For anyone who is interested in brewing an all grain homebrew batch of Pliny the Elder, I have posted the recipe that I brew. It is a great recipe and tribute to one of the most famous and hard to get Double IPA’s out there. In fact it is so hop packed that this home brewing recipe even calls for a hop addition to the mash!
Every now and then a new homebrewing product comes out that catches my eye and I say, I can not believe nobody had thought of that. The Trub Trapper is one of those home brewing equipment idea.
So what is the Trub Trapper and why is it so great? Well, lets start by talking a little about trub first. Trub is that thick sludge left at the bottom of your boil kettle after you have transferred your wort to the fermenter. It is a combination of hops, compounds, proteins and solids left over after the boil. The problem is that it is very difficult to stop the trub from passing in to your fermenter. Trub formed during the boil can adversely affect fermentation and produce undesirable flavors and haze in your finished beer. It is something that you want to avoid if at all possible and I will explain further in a couple of paragraphs. You worked to remove these unwanted compounds and byproducts during the boil so you do not want to allow them in your homebrewing fermenter.
How does the trub trapper work? Well, it is pretty simple really, you place the TrubTrapper in the bottom of your home brewing kettle so that your brew kettle dip tube is outside the tub trapper ring before you fill your boil kettle. You conduct your boil as you normally would and then whirlpool post boil. Let the wort settle for approximately 10 minutes and you are ready to go. It is that simple. The high temperature soft silicone gasket and overall weight of the TrubTrapper will keep it in place during the boil and whirlpool so there is no need to re-position, or try and unclog anything. A small amount of the overall trub will settle outside the trub trapper filter ring during the whirlpool process, and a portion of that will flow in to the fermenter but the grand majority of the trub will be trapped inside the trub trapper which is where you want it.
Why is trub transferring in to your fermenter such a bad thing? Well, excessive trub can coat yeast membranes impeding transport in and out of the cells which encourages metabolic by-products. Not to mention fine particulates in trub can lead to haze formation in your finished beer. Trub can also be responsible for head retention issues, impact aroma, flavor stability and off flavors such as sulfur, harsh bitterness and soapy notes. If you have been experiencing any of this in your home brew then the trub trapper may be exactly what you are looking for.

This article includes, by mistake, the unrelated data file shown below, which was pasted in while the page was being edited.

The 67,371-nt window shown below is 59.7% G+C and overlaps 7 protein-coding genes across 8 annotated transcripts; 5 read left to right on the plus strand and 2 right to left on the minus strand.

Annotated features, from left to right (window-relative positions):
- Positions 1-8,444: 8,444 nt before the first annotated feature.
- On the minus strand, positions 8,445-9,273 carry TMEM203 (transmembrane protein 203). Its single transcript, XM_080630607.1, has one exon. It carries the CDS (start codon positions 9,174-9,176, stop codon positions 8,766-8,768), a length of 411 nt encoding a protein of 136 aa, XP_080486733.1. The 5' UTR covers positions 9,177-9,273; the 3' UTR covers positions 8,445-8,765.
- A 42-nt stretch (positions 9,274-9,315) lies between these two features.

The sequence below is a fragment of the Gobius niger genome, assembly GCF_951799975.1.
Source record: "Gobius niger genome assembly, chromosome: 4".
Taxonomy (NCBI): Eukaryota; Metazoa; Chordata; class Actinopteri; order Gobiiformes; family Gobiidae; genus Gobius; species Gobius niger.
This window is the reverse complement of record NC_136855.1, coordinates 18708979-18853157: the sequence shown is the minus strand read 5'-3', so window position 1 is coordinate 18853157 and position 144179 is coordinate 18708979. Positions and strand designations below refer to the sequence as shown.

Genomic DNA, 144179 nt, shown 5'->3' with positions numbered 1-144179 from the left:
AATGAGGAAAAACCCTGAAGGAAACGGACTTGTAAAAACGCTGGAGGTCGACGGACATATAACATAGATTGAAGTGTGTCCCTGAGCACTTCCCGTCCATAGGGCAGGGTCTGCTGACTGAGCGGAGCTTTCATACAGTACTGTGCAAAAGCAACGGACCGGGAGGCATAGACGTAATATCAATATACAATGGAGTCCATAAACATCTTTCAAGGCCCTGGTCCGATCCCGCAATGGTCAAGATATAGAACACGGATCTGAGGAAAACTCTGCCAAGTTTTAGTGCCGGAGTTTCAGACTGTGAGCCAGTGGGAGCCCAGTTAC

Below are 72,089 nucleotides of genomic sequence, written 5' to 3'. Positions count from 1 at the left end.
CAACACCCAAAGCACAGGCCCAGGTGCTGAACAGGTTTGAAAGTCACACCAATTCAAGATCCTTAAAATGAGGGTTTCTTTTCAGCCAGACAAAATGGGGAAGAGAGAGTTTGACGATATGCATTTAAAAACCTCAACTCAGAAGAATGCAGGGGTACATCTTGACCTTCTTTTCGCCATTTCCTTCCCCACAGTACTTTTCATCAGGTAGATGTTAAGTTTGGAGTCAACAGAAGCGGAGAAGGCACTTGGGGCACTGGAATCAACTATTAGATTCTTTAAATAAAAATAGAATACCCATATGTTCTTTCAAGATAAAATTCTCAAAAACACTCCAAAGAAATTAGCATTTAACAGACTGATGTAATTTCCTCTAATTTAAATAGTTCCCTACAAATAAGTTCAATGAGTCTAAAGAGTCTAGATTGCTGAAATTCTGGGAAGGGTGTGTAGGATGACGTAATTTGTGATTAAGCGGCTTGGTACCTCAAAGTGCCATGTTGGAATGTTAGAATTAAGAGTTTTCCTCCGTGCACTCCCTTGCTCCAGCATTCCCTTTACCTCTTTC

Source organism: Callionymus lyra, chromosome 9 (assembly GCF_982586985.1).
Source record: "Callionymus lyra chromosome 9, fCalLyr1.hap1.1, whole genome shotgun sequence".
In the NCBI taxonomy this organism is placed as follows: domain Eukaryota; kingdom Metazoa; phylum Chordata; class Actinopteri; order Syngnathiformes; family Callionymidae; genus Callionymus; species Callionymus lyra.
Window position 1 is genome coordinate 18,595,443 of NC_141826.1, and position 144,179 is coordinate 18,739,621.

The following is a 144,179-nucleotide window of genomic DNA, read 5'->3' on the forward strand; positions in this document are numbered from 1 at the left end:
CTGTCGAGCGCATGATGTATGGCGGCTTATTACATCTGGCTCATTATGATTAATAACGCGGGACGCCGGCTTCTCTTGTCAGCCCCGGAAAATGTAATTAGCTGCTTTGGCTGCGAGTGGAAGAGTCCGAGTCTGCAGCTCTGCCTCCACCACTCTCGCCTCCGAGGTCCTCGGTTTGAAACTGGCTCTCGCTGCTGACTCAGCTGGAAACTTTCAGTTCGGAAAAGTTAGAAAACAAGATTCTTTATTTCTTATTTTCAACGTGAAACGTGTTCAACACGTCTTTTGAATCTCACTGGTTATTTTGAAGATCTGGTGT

If you like to reuse your homebrewing yeast, the trub trapper can help with that too. Excessive trub affects your ability to harvest and re-use yeast effectively and efficiently. High trub levels make it more difficult to collect and clean the yeast and poor yeast health caused by excessive trub eliminates the ability for you to maintain the quality of your yeast which impacts the quality of your beer!
So how much is the trub trapper and where can I get it? It runs for about $50 and you can find the TrubTrapper here!
There are two types of pumpkin beers out there, great ones and terrible ones. Brewing up a great pumpkin beer can be easy if you know what you are doing and I have put together a few tips to help you out if you are brewing up your first batch of pumpkin homebrew!
1) Most importantly, start with a great base beer recipe!
Pumpkin Beer Recipe Kits are great because they take all of the guess work out of it and the good ones are well balanced when it comes to pumpkin flavors. There are a bunch of great pumpkin beer recipe kits out there including these ones which are two of my favorites:
But if you want to design your own recipe, make sure that you start with a great base beer that will showcase your pumpkin beer well. I personally enjoy the malty flavor of darker beers for a pumpkin ale, like a nice brown ale. I also try to keep the ABV down if it will be for a party where people will be enjoying several pints. The following is a great kit to start with, just make sure you pay attention to tip #2.
2) Highly important, DO NOT over hop your pumpkin beer!
Trust me on this, I have made this mistake in the past. The last thing that you want is for your hops to compete against the pumpkin and spice flavor in your beer. The hops should just add a very subtle bitterness to your beer. I would recommend an IBU of around 10 – 20 for a pumpkin ale, but it will depend on the estimated ABV of your beer so that it is balanced. If you use the Nut Brown Ale listed above, you may want to consider halving the amount of hops used.
3) This is pretty important too, DO NOT over spice your pumpkin beer!
Okay, so I may have made this mistake in the past as well. You do not want your pumpkin beer to taste like someone accidentally dropped a spice rack in your kettle. A great pumpkin beer is flavorful but not overpowering. I will leave the quantity of pumpkin spice that you use up to you, but will give you this advice. You can always add more! What I do is add a moderate amount of spice at the start of fermentation and then add the spice to taste at the end of fermentation. I will slowly add more spices to the fermenter and sample the beer until I am pleased. Since I keg, I will even sometimes add additional spice to the keg once the beer has been conditioned if I feel that it is lacking in flavor.
4) This is kinda important, DO NOT rush your pumpkin beer!
Pumpkin beer is just like every other beer that a home brewer creates, it requires time to properly ferment and condition. If it is 7 days before your Halloween party and you are thinking of brewing a pumpkin beer for it, you may want to brew a Thanksgiving pumpkin beer instead. Give yourself at least a month. Make sure your ferment at an appropriate and stable temperature that is right for your yeast and give your beer time to properly carbonate, clear and condition.